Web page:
By Minjie Su
Sultry and deadly seductresses, the Sirens are fearful, yet fascinating creatures that have captivated writers for centuries. But they weren’t always depicted this way – what were the origins of the Sirens and how did they become synonymous with death, destruction, and sin?
Whoever in ignorance draws near to them and hears the Sirens’ voice, his wife and little children never stand beside him and rejoice at his homecoming; instead, the Sirens beguile him with their clear-toned song, as they sit in a meadow, and about them is a great heap of bones of moldering men, and round the bones the skin is shriveling. ~ Homer, The Odyssey, Book 12
This image of the Sirens is probably the best known. Just when Odysseus is ready to depart from Circe’s enchanted island, the mighty witch warns him of the dangers that lie ahead. One of them is the Sirens, who lure sailors to their death with their sweet songs. Although Homer never describes what they look like, it is widely believed that the Sirens are hybrid creatures with a maiden’s face and a bird’s body. Daughters of the River Achelous and the Muse Melpomene, the Sirens were once, according to the Roman poet, Ovid (43 BC – AD 18), among others, companions to Persephone. When Persephone was abducted by Hades, the Sirens travelled far and wide across the world to find her. Having failed in their task, they begged the gods to give them wings so they may, ‘float on beating wings above the waves’. The gods granted their wish, yet allowed them to retain their beautiful faces and human voices. Other versions have it that it was a punishment from Demeter for their failure to locate her daughter.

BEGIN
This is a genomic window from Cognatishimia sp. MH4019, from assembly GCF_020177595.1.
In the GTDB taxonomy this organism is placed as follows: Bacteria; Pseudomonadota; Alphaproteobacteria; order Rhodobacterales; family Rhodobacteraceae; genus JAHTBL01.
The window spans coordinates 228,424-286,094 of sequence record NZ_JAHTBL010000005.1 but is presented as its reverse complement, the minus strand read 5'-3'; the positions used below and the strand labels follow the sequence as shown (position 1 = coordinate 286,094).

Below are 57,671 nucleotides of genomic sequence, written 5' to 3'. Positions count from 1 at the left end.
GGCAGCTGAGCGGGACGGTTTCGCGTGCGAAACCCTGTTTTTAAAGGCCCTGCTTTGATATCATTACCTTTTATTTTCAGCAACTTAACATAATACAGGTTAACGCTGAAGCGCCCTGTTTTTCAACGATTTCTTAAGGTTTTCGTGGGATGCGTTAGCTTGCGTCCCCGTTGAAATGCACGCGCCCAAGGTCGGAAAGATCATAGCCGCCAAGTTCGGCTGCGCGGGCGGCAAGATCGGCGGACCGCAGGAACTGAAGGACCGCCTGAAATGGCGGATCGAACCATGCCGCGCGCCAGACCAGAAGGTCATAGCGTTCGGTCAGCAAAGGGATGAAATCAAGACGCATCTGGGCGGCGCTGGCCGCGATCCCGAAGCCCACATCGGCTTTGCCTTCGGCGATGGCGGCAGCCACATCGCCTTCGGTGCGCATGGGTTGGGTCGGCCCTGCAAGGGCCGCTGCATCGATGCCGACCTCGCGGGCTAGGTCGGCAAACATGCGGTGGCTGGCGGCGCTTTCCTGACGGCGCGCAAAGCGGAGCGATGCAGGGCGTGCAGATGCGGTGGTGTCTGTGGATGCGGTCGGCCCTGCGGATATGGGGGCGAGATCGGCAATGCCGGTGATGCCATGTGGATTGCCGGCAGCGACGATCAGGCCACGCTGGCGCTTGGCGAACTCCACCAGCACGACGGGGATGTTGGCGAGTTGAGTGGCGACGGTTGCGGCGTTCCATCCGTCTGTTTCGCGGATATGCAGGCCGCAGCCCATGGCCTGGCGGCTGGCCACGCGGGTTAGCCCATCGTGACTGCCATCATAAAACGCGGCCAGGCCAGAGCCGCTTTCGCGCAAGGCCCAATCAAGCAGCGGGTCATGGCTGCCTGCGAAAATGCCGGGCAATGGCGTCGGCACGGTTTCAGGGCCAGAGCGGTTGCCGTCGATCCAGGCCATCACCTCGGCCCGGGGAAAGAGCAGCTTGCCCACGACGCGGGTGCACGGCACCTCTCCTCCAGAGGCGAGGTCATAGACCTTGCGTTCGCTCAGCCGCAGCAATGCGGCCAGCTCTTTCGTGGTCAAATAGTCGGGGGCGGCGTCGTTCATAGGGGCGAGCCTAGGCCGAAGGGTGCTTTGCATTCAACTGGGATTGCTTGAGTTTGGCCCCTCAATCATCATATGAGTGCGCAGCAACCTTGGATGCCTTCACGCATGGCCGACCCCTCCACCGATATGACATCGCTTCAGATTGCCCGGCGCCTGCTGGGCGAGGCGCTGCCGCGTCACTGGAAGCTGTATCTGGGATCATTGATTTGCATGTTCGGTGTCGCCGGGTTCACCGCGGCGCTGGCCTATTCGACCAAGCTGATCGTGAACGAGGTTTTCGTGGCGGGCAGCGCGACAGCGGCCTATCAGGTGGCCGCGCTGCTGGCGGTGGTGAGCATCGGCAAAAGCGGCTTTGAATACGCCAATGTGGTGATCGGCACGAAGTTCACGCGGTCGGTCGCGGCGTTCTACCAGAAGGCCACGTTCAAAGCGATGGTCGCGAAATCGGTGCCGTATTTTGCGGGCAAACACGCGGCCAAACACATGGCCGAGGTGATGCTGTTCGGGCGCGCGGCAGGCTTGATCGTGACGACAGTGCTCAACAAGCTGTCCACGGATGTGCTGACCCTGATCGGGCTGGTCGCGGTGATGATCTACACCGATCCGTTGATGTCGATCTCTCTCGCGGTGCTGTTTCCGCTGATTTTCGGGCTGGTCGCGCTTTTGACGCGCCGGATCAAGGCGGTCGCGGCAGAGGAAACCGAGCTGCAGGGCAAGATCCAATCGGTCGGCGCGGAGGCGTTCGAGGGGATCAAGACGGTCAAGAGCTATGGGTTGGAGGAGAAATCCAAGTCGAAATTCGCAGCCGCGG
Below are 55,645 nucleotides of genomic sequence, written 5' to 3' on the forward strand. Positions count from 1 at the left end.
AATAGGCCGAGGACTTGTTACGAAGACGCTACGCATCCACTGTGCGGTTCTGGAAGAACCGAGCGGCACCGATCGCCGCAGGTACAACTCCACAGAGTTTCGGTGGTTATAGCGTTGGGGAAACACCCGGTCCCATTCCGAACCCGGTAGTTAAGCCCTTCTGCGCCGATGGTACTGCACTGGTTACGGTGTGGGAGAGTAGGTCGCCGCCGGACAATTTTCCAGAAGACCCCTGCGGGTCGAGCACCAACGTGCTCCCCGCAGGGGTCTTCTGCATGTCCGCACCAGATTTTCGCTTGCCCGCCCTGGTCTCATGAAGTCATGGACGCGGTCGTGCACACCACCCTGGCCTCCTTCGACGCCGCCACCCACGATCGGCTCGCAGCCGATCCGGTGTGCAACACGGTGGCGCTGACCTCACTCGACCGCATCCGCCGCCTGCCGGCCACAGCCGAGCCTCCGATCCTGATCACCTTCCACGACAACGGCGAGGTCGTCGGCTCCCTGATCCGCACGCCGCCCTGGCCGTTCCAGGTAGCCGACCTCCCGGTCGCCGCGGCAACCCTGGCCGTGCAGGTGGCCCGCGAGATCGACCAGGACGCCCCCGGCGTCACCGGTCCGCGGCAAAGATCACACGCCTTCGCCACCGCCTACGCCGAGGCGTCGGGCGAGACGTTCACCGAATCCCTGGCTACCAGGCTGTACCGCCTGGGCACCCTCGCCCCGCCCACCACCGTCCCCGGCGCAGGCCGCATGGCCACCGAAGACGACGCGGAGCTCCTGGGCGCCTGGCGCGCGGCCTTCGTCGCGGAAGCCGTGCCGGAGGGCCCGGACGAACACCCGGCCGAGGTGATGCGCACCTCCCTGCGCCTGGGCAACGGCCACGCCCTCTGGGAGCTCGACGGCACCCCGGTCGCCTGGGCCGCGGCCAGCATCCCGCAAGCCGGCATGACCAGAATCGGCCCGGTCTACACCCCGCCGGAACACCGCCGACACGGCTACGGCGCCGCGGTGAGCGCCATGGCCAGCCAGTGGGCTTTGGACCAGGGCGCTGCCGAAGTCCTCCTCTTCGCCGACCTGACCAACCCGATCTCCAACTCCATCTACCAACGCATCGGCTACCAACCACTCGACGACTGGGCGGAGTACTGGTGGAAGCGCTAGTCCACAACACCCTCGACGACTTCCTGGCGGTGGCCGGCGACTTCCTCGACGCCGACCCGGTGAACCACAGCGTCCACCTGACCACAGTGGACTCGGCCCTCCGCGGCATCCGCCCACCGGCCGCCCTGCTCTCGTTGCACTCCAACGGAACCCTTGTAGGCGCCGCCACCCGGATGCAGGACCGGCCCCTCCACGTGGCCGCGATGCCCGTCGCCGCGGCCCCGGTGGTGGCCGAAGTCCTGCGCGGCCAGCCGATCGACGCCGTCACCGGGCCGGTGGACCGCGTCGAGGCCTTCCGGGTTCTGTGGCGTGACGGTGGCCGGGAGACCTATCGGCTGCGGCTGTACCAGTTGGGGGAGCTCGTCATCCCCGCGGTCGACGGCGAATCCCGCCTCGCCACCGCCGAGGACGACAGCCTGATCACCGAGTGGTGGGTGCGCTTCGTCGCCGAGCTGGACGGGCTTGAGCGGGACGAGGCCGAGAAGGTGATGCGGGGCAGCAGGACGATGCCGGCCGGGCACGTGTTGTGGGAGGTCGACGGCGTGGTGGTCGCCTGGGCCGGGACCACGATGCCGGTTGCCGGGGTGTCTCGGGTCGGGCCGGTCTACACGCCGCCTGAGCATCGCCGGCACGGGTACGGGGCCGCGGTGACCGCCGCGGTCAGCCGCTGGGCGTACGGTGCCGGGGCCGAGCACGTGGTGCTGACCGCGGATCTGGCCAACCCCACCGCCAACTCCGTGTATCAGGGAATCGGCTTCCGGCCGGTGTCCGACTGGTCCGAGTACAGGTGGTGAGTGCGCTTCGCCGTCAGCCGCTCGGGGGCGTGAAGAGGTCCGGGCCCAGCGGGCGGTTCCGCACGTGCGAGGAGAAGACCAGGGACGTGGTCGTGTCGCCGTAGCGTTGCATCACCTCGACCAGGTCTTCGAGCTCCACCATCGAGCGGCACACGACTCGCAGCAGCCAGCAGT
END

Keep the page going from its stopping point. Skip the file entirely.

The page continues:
Either way, it is probably the wings and the ability to fly that gave rise to the Sirens’ association with death and the otherworld. They are capable of breaking down boundaries; and, as Persephone had become bound to the underworld, so it is only natural that the Sirens (as her associates) became immediately tied to the dead or, at least, to the chthonic.
It comes as no surprise, therefore, that the Sirens become symbols and vehicles of death, and the weapon of destruction is their song and voice. Yet a song contains both music and lyrics – which one is deadlier?
In the earlier sources, the Sirens are goddesses worthy of their divine lineage. No one can be as melodious as the Sirens, claims Alcman, a Spartan poet who lived in the seventh century BC, because they are goddesses. Indeed, they are descendants of a Muse – and not just any Muse, but Melpomene, whose very names means ‘the melodious one’. Melpomene’s mother is Mnemosyne, the goddess of memory. This gives the Sirens both the talent and materials to compose great songs. The Sirens are, in Greek geographer Pausanias’s (AD 110–180) words, ‘charming in both poetry and prose’. This praise hints that it is in fact the words that matter.
That the Sirens seduce men with their words is confirmed in the Odyssey, when the Sirens try to lure Odysseus and his comrades away:
Come hither on your way, renowned Odysseus, great glory of the Achaeans; stop your ship that you may listen to the voice of us two. For never yet has any man rowed past the island in his black ship until he has heard the sweet voice from our lips; instead, he has joy of it, and goes his way a wiser man. For we know all the toils that in wide Troy the Argives and Trojans endured through the will of the gods, and we know all things that come to pass upon the fruitful earth. ~Homer, The Odyssey, Book 12